Image Source: CNN
At the end of February, Salvadoran President Nayib Bukele announced the transfer of the first 2,000 prisoners to the “biggest prison in the Americas,” the “Terrorism Containment Center” (Centro de Confinamiento del Terrorismo – CECOT).
The opening of this “megacárcel” (mega prison) is just one of the measures Bukele has undertaken under his “mano dura” policy, which aims to win the government’s self-declared war against criminal organizations operating in the country.
Bukele’s announcement reignites the ongoing challenge of balancing the enhancement of national security and a country’s efforts to uphold and respect human rights. While Bukele frames his “mano dura” model as a success for bettering the country’s security, human rights defenders and prisoners’ families warn of the various violations related to the government’s initiatives. The mega prison is just the latest contribution towards normalizing allegedly successful security policies at the expense of human rights standards, a phenomenon affecting the Latin American region.
Why a New Prison?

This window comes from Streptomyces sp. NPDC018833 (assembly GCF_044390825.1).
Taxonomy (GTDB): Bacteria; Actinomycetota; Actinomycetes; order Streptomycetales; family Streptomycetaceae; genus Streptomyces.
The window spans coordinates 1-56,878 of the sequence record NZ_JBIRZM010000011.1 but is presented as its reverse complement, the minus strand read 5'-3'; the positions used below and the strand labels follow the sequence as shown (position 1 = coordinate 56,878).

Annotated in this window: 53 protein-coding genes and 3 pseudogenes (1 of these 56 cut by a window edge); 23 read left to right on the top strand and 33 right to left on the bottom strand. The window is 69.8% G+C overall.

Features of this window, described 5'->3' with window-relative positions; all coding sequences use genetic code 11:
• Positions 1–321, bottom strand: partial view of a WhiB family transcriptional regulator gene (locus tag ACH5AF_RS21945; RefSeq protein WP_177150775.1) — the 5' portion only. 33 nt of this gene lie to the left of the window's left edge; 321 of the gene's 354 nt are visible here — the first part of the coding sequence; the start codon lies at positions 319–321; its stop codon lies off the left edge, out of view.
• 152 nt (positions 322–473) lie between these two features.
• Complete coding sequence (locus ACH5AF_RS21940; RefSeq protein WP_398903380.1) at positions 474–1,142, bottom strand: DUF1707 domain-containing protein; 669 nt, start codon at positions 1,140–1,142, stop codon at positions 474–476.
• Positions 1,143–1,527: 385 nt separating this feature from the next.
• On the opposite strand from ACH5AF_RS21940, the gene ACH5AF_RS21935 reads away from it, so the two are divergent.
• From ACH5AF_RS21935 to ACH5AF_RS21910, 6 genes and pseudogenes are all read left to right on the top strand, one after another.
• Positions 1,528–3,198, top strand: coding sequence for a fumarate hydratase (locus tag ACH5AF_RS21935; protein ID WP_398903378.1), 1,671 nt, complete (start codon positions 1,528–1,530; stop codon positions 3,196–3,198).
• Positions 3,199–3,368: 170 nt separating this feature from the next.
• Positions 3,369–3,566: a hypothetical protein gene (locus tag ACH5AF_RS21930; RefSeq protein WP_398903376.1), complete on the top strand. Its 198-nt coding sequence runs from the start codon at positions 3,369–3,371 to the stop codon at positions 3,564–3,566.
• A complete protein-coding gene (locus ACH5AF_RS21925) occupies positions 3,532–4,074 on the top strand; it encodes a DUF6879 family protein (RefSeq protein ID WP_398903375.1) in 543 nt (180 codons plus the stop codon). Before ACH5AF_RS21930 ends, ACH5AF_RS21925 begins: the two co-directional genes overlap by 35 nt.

El Salvador’s new maximum security prison, located 74 kilometers away from the country’s capital, was designed to incapacitate prisoners instead of rehabilitating them. According to Bukele, “the criminals [hosted there] will serve their sentence without ever again having contact with the outside world.”
The mega prison constitutes one of the measures under Bukele’s mano dura security policy, which aims at combating gangs operating in El Salvador, such as the Mara Salvatrucha and Barrio 18. The presidency blames these groups for perpetrating the majority of crimes El Salvador has recorded in recent years.
By declaring a prolonged state of emergency, which the Salvadoran Congress first approved in March 2022, Bukele is able to justify the mano dura policy. Since March 2022, the government has suspended several constitutional rights, such as freedom of association and due process. By suspending due process, Bukele can direct the authorities within the prison system to forgo providing a reason for the arrest and detention of thousands of individuals who may be innocent.
Punitive Populism: Security Over Human Rights
In October 2022, Gallup reported that Bukele had an approval rating of 86% in El Salvador, making him the most popular leader in the region. The support for Bukele’s “punitive populism” has surfaced mainly from the considerable reduction of crime resulting from the mano dura policy. In 2022, presidential reports showed a 45% reduction in homicides compared to 2021. Official data also highlight January 2023 as “the safest month in Salvadoran history,” with only eleven homicides, compared to the 740 killings of January 2016.